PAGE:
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Aston Martin V8

ISBN-10: 1847970664

ISBN-13: 9781847970664

 

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Aston Martin V8

by William Presland

The 1967 DBS laid the foundation for the next generation of Astons, but the 1969 DBS V8 is where the story really starts. The superb V8 engine, initially of 4.8 litres, developed for the DBS was an engineering "tour de force", producing over 300bhp in standard trim. Silky smooth, it was refined yet powerful and eminently tuneable. However, some early failures led to more development work and the engine was not finally ready until mid-1969, by which time it had evolved into a 5.3-litre unit.

In 1972 the company was sold and the last of the 'DB' cars came off the production line in 1973 to be replaced by the AM V8, a subtly modified and updated DBS V8. In late 1974, at the height of the oil crisis, the company hit problems and the receivers were called in. After being shut for most of 1975, production restarted in earnest under new ownership in 1976. A new Lagonda saloon was announced later that year. Designed by William Towns, it was a most startling piece of design. However, the state-of-the-art electronics were well ahead of their time and it was 1978 before the company produced a working version of the car and a further year before it was fully ready for the buying public.

A Vantage was introduced in 1977 and helped keep Aston at the top of the supercar league. The third new car to be introduced was a convertible. Launched as the V8 Volante, the car was an immediate sales success in the USA, and as such did not reach UK customers until 1980, a year that saw AML change owner yet again. It also saw the Bulldog appear - a one-off prototype with gullwing doors and LED instrument panels.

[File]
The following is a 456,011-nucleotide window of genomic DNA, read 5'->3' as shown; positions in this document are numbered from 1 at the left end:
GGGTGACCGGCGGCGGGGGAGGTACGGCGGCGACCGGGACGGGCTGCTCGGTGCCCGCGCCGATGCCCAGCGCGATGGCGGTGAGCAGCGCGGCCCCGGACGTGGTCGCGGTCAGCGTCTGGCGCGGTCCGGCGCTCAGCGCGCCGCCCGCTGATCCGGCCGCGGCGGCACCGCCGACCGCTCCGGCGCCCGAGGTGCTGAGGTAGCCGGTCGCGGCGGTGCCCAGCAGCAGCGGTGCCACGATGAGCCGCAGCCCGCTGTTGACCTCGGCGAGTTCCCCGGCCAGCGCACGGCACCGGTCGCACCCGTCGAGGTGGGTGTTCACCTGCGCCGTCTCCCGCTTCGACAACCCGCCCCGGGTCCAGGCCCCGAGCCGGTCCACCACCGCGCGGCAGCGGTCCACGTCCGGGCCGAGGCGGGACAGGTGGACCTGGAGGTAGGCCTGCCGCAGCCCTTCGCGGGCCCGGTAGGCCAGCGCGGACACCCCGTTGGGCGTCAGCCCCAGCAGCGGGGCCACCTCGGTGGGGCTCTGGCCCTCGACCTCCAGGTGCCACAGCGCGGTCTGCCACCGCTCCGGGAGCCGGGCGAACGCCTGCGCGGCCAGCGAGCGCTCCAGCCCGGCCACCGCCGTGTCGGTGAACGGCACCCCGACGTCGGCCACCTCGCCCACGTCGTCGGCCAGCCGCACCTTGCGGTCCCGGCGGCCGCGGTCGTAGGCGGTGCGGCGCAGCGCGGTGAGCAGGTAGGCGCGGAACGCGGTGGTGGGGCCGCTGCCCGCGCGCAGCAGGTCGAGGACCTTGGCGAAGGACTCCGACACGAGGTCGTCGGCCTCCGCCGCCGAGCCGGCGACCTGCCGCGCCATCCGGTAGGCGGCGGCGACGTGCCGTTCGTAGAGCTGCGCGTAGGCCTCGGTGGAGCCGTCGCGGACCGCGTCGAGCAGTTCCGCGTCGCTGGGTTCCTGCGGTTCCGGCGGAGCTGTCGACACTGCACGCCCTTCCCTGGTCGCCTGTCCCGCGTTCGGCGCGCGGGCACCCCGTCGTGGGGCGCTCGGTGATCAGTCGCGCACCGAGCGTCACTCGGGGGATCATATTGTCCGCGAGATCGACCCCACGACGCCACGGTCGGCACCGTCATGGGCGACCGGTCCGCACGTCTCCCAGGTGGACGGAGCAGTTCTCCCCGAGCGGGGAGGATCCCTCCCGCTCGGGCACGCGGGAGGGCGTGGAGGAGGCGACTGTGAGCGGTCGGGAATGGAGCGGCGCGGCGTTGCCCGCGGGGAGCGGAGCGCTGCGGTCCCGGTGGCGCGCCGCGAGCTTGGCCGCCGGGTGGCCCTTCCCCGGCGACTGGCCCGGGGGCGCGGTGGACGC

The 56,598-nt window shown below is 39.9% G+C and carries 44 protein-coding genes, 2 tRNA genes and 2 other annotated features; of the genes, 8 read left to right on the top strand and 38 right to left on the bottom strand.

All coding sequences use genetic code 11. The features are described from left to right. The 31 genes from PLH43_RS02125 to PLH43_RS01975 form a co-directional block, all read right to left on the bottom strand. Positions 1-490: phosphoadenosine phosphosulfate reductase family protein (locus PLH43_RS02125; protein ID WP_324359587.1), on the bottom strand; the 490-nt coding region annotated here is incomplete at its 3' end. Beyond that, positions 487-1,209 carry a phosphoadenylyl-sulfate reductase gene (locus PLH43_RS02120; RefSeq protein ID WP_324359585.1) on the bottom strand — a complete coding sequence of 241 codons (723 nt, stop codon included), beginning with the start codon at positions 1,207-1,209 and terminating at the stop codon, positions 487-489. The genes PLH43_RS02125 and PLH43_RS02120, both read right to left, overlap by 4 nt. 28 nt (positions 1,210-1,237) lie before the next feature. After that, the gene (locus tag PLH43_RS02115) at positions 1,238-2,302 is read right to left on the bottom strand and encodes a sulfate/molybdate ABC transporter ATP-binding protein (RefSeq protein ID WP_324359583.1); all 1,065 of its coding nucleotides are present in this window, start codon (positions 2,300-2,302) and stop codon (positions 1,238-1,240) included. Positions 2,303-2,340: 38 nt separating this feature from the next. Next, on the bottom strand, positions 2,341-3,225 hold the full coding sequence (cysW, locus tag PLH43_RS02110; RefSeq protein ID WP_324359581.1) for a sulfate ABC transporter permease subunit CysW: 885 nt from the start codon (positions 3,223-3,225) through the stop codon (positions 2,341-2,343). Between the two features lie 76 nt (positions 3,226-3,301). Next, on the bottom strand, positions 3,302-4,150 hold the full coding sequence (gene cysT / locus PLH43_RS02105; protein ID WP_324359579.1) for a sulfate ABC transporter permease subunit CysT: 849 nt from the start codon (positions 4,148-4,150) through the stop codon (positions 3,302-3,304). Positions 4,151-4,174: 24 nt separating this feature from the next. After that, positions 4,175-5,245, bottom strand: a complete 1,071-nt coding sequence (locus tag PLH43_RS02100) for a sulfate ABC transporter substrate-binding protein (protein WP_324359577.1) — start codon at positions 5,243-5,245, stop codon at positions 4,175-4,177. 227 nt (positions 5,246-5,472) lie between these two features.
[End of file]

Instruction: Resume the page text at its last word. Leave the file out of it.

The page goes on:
Throughout the 1980s more cars were introduced, including the Vantage Volante, a revised V8 saloon with electronic fuel injection, the Zagato, and the final car of the decade, the all-new Virage. By this time Ford had taken a share in the company. Series production of the Virage began in 1990, just at the start of an economic recession. Sales for 1990 were good, with many orders dating back two years, but by 1992 times were desperate. Despite being purchased outright by Ford in 1991, only careful use of cash saw the company survive and another new model, the DB7, introduced. Acclaimed as one of its most beautiful cars of all time, the DB7 was the first Aston in almost twenty years not to feature a V8, and saved the company from bankruptcy. The V8 continued though, with a Virage-based Lagonda saloon and estate followed by a Volante. In 1993 came the Vantage, and in 1995 the V8 coupé.

The story was to end by the late 1990s as the venerable V8 could no longer meet emissions regulations. To celebrate the engine and to finish the production, two special editions were announced, the Vantage Le Mans and the Vantage Volante Special Edition. The last of 5.016 V8-powered cars, a Volante Special Edition, left the factory on 20 October 2000, ending an era for Aston Martin that had seen it go from boom to bust until its flourishing success under Ford's wing.

Contents:

  • DBS
  • DBS V8
  • AM V8 (F1)
  • AM V8
  • Lagonda
  • V8 Vantage
  • V8 Volante
  • V8 Saloon
  • Bulldog
  • V8 Vantage Volante and POW
  • V8 Saloon EFI
  • Zagato
  • Virage
  • Variations on a Virage
  • Virage Volante
  • Vantage
  • V8 coupé
  • Vantage Le Mans and Vantage Volante Special Edition
  • Modifying and Improvements

Buch, Hardcover, 19,5 x 25 cm, 208 Seiten, 360 größtenteils farbige Abbildungen, englischer Text